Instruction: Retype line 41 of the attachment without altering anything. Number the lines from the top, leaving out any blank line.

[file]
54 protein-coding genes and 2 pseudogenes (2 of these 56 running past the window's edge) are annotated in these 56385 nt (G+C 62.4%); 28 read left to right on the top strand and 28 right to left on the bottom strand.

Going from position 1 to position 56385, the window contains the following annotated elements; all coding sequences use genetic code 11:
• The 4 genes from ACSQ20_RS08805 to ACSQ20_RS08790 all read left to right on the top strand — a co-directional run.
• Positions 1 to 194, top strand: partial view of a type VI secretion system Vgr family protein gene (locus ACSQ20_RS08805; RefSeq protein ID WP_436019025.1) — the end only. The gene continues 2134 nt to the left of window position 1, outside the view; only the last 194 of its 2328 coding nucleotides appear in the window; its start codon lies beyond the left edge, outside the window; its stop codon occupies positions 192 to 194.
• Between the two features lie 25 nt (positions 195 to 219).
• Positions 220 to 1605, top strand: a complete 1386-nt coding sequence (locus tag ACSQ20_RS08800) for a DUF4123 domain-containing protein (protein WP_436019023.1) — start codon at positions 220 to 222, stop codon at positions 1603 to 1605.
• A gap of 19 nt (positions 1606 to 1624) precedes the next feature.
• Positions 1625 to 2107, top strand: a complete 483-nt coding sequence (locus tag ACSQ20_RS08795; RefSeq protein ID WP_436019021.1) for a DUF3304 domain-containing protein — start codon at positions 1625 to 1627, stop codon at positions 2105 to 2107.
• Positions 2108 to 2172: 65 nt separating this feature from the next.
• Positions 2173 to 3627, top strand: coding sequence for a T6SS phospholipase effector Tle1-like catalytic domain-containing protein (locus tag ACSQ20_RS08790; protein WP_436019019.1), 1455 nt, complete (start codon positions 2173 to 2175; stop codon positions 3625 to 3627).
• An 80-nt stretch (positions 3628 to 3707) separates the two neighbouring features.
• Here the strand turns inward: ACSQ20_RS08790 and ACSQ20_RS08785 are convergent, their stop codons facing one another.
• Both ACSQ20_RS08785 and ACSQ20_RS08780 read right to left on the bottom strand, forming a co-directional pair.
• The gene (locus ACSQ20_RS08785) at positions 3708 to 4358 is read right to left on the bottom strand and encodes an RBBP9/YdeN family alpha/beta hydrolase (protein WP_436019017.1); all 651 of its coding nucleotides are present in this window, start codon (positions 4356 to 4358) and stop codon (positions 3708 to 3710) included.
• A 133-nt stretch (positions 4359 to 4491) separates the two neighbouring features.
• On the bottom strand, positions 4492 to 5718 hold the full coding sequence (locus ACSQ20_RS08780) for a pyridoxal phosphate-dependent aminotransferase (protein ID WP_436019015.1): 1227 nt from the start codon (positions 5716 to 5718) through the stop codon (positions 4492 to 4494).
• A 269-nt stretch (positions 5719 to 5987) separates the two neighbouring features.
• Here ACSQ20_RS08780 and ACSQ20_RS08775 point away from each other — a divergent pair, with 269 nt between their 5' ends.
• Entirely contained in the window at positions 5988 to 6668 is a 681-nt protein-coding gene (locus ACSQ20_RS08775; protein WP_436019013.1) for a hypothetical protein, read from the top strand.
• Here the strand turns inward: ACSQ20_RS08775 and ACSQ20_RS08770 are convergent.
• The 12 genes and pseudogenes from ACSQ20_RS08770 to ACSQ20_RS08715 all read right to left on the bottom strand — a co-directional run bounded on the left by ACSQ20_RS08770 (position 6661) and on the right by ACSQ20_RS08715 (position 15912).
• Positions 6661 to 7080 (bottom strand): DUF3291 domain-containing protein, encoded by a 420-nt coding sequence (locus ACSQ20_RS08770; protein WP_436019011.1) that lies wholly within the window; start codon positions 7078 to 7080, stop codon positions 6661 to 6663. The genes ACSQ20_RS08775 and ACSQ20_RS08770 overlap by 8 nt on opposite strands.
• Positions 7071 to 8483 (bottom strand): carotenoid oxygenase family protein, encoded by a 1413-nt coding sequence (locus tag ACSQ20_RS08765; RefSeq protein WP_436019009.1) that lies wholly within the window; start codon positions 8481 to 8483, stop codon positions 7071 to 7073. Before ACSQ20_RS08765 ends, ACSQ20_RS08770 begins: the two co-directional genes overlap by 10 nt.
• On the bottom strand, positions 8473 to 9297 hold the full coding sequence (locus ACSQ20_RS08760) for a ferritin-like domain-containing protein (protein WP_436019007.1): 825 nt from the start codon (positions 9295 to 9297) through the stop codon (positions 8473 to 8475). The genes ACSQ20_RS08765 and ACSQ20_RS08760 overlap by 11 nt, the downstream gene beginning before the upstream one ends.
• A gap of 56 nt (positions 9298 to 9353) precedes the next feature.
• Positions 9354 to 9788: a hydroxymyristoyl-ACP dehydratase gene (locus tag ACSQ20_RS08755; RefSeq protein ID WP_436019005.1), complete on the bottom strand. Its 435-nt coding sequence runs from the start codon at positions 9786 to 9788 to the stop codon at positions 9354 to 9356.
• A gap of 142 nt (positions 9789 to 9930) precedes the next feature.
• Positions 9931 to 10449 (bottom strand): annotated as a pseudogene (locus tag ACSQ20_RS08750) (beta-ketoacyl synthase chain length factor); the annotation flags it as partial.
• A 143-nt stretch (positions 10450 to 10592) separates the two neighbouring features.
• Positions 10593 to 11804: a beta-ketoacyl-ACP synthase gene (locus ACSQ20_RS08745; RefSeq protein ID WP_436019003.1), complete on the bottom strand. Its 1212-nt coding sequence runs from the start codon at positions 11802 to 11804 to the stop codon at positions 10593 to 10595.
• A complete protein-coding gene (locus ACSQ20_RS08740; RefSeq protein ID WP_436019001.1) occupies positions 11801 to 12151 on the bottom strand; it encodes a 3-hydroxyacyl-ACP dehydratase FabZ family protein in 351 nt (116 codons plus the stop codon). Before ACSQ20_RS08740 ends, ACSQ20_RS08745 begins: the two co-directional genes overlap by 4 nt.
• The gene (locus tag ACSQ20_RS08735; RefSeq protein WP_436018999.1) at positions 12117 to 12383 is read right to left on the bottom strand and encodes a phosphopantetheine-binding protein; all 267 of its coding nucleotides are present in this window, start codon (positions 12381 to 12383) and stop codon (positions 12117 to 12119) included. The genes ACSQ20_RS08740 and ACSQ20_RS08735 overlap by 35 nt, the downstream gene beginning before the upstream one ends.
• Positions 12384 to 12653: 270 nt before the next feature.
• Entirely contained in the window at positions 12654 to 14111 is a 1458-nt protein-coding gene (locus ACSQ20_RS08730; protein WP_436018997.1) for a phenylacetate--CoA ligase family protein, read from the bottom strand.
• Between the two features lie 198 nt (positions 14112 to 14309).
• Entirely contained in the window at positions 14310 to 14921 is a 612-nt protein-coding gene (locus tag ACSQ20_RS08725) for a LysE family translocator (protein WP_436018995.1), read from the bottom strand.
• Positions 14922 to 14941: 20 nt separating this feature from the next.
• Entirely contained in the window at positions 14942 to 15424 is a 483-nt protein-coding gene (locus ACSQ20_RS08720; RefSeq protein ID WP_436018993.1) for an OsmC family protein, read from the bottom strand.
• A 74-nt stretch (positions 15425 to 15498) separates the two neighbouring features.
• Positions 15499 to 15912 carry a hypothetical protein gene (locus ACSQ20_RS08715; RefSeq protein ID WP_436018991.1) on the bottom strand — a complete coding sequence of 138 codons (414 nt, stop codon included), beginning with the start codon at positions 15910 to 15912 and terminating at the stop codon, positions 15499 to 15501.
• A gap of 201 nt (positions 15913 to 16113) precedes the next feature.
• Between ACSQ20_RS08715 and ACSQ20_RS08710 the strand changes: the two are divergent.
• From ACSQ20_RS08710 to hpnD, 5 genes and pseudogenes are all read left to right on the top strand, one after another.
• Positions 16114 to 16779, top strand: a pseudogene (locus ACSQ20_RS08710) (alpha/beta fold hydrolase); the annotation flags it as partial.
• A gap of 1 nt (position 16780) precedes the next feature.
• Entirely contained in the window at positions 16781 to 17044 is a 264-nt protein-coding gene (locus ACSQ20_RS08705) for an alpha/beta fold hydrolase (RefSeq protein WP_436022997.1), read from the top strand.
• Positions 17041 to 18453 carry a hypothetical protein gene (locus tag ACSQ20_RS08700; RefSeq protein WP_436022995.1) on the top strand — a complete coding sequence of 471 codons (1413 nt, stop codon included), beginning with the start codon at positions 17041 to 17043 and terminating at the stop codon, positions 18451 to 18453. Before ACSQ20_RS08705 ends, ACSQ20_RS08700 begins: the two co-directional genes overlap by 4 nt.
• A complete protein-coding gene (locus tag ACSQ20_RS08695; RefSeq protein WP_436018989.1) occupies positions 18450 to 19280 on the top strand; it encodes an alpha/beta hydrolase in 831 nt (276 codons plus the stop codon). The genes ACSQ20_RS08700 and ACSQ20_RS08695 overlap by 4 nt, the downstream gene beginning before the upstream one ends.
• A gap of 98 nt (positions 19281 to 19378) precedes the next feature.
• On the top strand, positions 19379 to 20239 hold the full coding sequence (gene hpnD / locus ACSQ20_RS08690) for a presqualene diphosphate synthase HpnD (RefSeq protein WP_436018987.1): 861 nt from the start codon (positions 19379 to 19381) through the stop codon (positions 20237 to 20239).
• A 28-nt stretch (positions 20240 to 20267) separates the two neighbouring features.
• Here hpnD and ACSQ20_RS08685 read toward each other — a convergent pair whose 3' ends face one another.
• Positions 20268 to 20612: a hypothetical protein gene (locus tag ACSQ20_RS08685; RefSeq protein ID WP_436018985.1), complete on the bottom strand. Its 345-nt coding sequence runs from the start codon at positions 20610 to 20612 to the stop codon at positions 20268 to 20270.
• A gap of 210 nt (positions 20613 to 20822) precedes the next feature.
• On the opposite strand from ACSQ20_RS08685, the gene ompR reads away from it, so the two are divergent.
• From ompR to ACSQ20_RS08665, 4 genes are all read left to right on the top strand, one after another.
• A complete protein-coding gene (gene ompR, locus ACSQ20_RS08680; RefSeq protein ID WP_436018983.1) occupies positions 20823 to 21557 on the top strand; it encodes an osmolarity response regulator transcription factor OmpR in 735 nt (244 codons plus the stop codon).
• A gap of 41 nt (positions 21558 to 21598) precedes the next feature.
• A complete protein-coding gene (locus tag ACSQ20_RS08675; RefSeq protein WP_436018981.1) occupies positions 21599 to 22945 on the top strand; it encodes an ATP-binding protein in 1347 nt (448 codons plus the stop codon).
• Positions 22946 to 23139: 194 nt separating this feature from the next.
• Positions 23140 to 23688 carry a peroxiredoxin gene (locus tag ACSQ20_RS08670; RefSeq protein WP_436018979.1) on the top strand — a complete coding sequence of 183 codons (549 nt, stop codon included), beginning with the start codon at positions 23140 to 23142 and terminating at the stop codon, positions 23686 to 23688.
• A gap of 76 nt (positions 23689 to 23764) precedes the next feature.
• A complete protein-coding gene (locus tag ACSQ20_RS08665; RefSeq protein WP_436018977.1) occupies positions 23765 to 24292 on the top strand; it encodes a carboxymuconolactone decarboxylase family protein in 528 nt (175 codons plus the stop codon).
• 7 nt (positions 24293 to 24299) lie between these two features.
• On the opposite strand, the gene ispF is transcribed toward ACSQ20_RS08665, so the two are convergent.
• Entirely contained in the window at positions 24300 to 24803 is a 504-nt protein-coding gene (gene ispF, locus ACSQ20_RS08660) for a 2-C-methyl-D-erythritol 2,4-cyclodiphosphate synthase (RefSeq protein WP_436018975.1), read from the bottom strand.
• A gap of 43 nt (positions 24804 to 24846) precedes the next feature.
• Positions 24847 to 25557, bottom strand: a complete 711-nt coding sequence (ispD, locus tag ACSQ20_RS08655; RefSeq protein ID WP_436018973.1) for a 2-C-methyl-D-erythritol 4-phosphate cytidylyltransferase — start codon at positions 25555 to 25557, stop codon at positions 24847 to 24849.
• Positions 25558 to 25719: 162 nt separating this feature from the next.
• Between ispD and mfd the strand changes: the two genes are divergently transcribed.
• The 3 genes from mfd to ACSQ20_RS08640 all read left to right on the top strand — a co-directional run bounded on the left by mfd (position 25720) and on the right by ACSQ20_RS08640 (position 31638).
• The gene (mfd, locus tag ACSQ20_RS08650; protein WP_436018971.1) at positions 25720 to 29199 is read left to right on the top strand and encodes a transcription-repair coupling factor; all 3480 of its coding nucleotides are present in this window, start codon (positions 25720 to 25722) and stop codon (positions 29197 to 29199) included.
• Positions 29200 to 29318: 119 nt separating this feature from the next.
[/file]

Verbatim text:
• A gap of 201 nt (positions 15913 to 16113) precedes the next feature.